Upper body Ė erect, and rotate at the waist to the hold point in front of where the eyes will first pick up the target. Gun muzzle held just below anticipated flight path of bird. Be sure your holding the gun properly.
Head - rotated further to the eye focus point where youíll first see the bird.
Eyes - soft focused on infinity in front the area where birds will first appear, with both eyes open. Relax - softly exhale just prior to calling for the bird.
Brain - be sure it is clear, and focused on only one thing, the target.
Call ĖExhale, relax and call pull.
Eyes - picks up bird in peripheral vision and focus on it, the eyes will do it naturally. Left eye is closing, gun is swinging and coming up to cheek, gun touches cheek and the correct lead is established, trigger is pulled and gun swing is followed through, and another bird disappears. It could be aliens, but you know the real cause for the disappearance.

It all becomes very natural with a little practice.

If you feel you have a vision problem, and would like to know what can be done to correct the problem, you should see a doctor of Optometry. Linda Joy, the top female shooter in the United States, attends eye-training sessions held by Doctor Richard Glonek in Scottsdale, AZ. She attributes her success in shotgunning to what she has learned and practiced at Dr. Glonekís facility. I also attended a one week course, and came away impressed and with improved eyesight and reaction time. I was given a training regimen to continue at home. A worthwhile investment. For information on their programs or for an appointment, contact Inez Connor at the facility. Itís located at 10505 North 69th Street, Scottsdale, AZ 85253, Tel 602-483-0711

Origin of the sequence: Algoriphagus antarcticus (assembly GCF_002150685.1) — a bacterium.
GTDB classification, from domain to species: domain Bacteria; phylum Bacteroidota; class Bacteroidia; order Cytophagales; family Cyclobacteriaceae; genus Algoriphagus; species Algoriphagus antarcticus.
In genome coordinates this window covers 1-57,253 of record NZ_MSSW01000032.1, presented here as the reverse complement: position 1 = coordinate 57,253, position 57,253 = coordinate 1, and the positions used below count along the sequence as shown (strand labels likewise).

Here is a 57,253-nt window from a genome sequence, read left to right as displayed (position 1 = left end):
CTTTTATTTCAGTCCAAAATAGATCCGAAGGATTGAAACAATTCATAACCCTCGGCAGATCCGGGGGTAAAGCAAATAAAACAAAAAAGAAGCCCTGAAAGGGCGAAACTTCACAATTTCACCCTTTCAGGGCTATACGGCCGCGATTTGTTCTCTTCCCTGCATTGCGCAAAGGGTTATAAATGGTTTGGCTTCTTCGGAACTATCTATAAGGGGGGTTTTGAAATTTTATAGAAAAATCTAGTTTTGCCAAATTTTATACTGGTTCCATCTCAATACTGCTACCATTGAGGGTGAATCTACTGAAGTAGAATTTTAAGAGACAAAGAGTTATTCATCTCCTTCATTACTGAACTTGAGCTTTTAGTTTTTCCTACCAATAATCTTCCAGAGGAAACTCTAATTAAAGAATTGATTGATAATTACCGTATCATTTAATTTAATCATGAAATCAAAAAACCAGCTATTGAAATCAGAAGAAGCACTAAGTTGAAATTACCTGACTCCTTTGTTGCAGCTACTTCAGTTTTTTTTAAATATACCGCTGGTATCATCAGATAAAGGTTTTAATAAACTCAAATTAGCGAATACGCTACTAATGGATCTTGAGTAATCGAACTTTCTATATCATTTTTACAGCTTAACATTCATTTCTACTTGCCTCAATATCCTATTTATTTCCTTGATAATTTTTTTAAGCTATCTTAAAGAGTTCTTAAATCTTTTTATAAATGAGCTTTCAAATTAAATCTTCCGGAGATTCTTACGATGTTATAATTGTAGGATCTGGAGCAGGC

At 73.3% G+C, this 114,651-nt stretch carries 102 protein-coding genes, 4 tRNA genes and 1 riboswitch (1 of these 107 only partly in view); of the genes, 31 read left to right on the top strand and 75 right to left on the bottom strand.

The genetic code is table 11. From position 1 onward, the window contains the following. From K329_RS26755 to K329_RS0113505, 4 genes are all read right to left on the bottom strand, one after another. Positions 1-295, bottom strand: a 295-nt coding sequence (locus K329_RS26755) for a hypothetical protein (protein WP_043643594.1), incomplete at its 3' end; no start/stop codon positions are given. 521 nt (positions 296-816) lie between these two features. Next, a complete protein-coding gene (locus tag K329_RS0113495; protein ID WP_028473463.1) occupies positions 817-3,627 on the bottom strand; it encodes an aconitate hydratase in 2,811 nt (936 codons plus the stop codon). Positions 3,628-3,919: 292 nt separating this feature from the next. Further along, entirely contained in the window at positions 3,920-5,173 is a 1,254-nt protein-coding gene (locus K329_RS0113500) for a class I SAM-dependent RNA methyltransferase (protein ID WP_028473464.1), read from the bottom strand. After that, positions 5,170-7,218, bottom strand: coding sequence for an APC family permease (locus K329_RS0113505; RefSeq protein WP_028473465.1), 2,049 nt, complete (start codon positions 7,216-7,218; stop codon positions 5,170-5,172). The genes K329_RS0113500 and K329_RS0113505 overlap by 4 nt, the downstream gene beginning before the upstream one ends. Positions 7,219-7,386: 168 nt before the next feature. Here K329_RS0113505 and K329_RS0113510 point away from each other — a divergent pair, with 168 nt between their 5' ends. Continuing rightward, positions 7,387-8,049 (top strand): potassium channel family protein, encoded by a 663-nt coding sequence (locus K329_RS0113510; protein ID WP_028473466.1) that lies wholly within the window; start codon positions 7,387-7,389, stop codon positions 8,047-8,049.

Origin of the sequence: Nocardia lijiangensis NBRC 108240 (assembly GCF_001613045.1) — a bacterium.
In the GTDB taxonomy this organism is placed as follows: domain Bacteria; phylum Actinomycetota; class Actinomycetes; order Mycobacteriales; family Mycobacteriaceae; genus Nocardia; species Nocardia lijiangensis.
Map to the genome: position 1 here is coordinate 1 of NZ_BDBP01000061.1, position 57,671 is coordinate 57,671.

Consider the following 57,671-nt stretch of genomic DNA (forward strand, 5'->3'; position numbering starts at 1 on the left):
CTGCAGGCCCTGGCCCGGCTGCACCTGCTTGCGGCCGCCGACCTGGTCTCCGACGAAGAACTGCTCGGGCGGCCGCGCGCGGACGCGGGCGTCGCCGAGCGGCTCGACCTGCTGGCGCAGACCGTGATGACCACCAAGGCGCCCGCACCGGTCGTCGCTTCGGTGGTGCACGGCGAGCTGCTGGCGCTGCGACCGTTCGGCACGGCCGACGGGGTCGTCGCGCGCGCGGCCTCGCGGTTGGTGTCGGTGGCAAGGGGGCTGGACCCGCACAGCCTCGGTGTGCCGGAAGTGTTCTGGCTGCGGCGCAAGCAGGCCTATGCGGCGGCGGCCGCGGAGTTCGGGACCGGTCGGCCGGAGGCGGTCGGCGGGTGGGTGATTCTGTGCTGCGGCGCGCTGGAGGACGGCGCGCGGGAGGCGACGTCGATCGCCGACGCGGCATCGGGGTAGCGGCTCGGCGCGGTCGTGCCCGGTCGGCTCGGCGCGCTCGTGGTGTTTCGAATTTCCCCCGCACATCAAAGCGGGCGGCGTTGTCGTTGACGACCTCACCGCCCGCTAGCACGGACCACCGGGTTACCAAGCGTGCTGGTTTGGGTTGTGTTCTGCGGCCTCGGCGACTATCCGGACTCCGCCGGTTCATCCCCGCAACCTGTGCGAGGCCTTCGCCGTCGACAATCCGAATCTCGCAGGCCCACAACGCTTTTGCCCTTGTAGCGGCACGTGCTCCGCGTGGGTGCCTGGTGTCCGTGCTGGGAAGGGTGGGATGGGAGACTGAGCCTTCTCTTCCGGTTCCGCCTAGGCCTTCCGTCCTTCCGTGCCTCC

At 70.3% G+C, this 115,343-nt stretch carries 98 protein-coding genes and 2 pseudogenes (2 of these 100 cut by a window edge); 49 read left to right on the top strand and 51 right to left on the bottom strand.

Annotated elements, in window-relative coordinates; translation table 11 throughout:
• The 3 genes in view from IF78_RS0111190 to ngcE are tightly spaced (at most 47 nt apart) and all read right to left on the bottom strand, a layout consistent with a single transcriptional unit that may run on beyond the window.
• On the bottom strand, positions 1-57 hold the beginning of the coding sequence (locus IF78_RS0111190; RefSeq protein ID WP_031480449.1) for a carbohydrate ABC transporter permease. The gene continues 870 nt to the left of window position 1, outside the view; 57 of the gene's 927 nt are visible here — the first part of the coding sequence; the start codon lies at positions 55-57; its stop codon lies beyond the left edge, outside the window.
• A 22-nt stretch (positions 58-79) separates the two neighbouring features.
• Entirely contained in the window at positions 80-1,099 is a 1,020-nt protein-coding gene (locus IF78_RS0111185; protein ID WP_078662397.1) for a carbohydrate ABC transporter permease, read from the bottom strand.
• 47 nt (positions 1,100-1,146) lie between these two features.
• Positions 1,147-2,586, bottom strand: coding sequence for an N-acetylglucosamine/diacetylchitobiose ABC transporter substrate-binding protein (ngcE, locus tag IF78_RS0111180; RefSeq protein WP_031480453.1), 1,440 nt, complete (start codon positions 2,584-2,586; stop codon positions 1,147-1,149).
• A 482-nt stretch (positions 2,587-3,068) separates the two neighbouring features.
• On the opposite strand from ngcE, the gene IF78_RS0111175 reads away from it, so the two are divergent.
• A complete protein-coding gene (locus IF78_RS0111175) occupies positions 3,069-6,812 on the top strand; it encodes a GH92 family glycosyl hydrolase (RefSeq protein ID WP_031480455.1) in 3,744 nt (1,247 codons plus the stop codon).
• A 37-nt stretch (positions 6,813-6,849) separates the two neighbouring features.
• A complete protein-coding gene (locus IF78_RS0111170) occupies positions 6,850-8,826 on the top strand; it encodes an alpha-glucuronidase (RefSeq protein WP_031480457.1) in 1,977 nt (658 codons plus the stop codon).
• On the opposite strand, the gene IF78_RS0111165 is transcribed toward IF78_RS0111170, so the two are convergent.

Skeet is a good way to learn leads, holding points, gun swing, etc. Anything that is learned on a skeet field can be applied to a sporting clay field. With novice shooters, I let them learn the basics on a skeet field, and once they are smoking targets pretty consistently, Iíll take them to a sporting clay field so they can learn more difficult presentations. It has worked very well. Some of my one eyed shooting students have been shooting less than a year, and have taken only six lessons and are shooting sporting clays in the mid-seventies.

Jerry Sinkovec is the director of the Instinctive Target Interception Shotgun Shooting School headquartered in Idaho Falls, ID. Itís a Browning endorsed shooting school. He can be contacted by writing: I.T.I. Shotgun Shooting School, 5045 Brennan Bend, Idaho Falls, ID 83406. E-mail: itishooting@juno.com. Tel: 208-523-1545. He is opening two new school locations in the Jackson Hole, WY area as well as Sun Valley, ID. Classes are also conducted in New Mexico and at Rancho Caracol in Mexico.

Bio. on author:
Jerry Sinkovec is an international outdoor/travel writer/photographer who resides in Idaho Falls, ID. He has written for over thirty-five publications and newspapers, and has become our shooting and travel editor. Some of his photographs and articles have won national awards. He has been instructing in the shotgun sports since 1994 in New Mexico and is the director of the Instinctive Target Interecption Shotgun Shooting School. Jerry has also taught skiing, winter survival, rock climbing and ice climbing at several colleges and universities in the Midwest aside from operating his own climbing school.

Author:
Jerry Sinkovec
photojournalistjerry@juno.com